The middle seat slats can now be machined, and temporarily screwed in place with even gaps between each slat. The fin­ished length of each slat is about 24", but keeping them longer for now will allow for more flexibility when laying out their final shape.

Transfer the Angle – With the runners and leg assemblies together, sit the outside slat on the sleigh, overlapping the edge by 1/2". Slide it up the runner and mark where the slat needs to be cut. A screw will be installed through the slat, into the runner, for extra strength.

Add Two Arcs – Strictly for aesthetic purposes, arcs should be cut on both ends of the slats. With the slats temporarily attached use a beam and trammel points to draw two arcs, then trim the parts with a bandsaw.

Trim the Runners – Place a piece of 1/2" thick plywood on top of the outside slats and cut the runners flush with its top surface. Ease all the corners at the end of the runner, mainly for safety reasons.
Add some curves
With a piece of scrap clamped between the outer slats to give you a center point to use your trammel heads, draw an arc on the tail ends of all the slats and the front end of the middle seat slats. As long as there is some overhang from the two cross-braces, your main concern when drawing the arcs is how the sleigh will look. Remove the slats and bandsaw them to final shape. After rounding over the edges and sand­ing all the surfaces, reinstall the slats with glue and screws. Don’t forget to add glue and a screw to the front of the out­side slats, to fix them to the front of the runner. Plug the screw holes in the slats.

Next, cut the front cross rail to size, bandsaw a pleasing shape on it and fit it to join with the outside slats and runners. It might take some shaping to get it to fit nicely. Don’t worry about a perfect fit though. Once ready, install it with glue and screws. This rail helps add rigidity to the sleigh and gives the user a great place to rest their boots while using the sleigh.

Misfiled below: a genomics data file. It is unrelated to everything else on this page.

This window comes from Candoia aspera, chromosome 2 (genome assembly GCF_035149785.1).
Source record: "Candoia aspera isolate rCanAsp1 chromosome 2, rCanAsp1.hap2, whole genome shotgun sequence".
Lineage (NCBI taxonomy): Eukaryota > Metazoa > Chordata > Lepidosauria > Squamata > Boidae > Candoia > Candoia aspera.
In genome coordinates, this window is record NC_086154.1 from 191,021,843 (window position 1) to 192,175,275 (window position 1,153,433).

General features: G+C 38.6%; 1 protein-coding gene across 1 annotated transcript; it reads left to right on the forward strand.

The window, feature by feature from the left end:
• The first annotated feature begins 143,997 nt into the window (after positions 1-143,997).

It’s finally time to cut the front of the runners to length. With a piece of 1/2" material on top of the outside slats, flush cut the runners with a handsaw. Shape the area with a file and sandpaper, leaving no sharp corners. Drill two holes in the front cross-rail to accept the rope, and counter sink its edges so it doesn’t wear the rope. Insert each end of an 8' length of 1/4" rope into a hole and tie simple knots underneath the rail.
Finish the sleigh
I applied three coats of exterior polyurethane to the sleigh, sanding between coats. Don’t worry about the underside of the runners, as the finish will wear off very quickly. I think the best finish for that area is a light coat of paste wax, so the sleigh will be easier to pull across the snow and will go faster down the hills.

Now that you’ve had your fun making this sleigh, grab your kids or grandchildren and head to the hills. This might be the most fun you’ve ever had while using one of your projects.


Although Rob hasn’t been on a sleigh in decades, he has spent a lot of time on the hills over the past year with his one-year-old son and three-year-old daughter.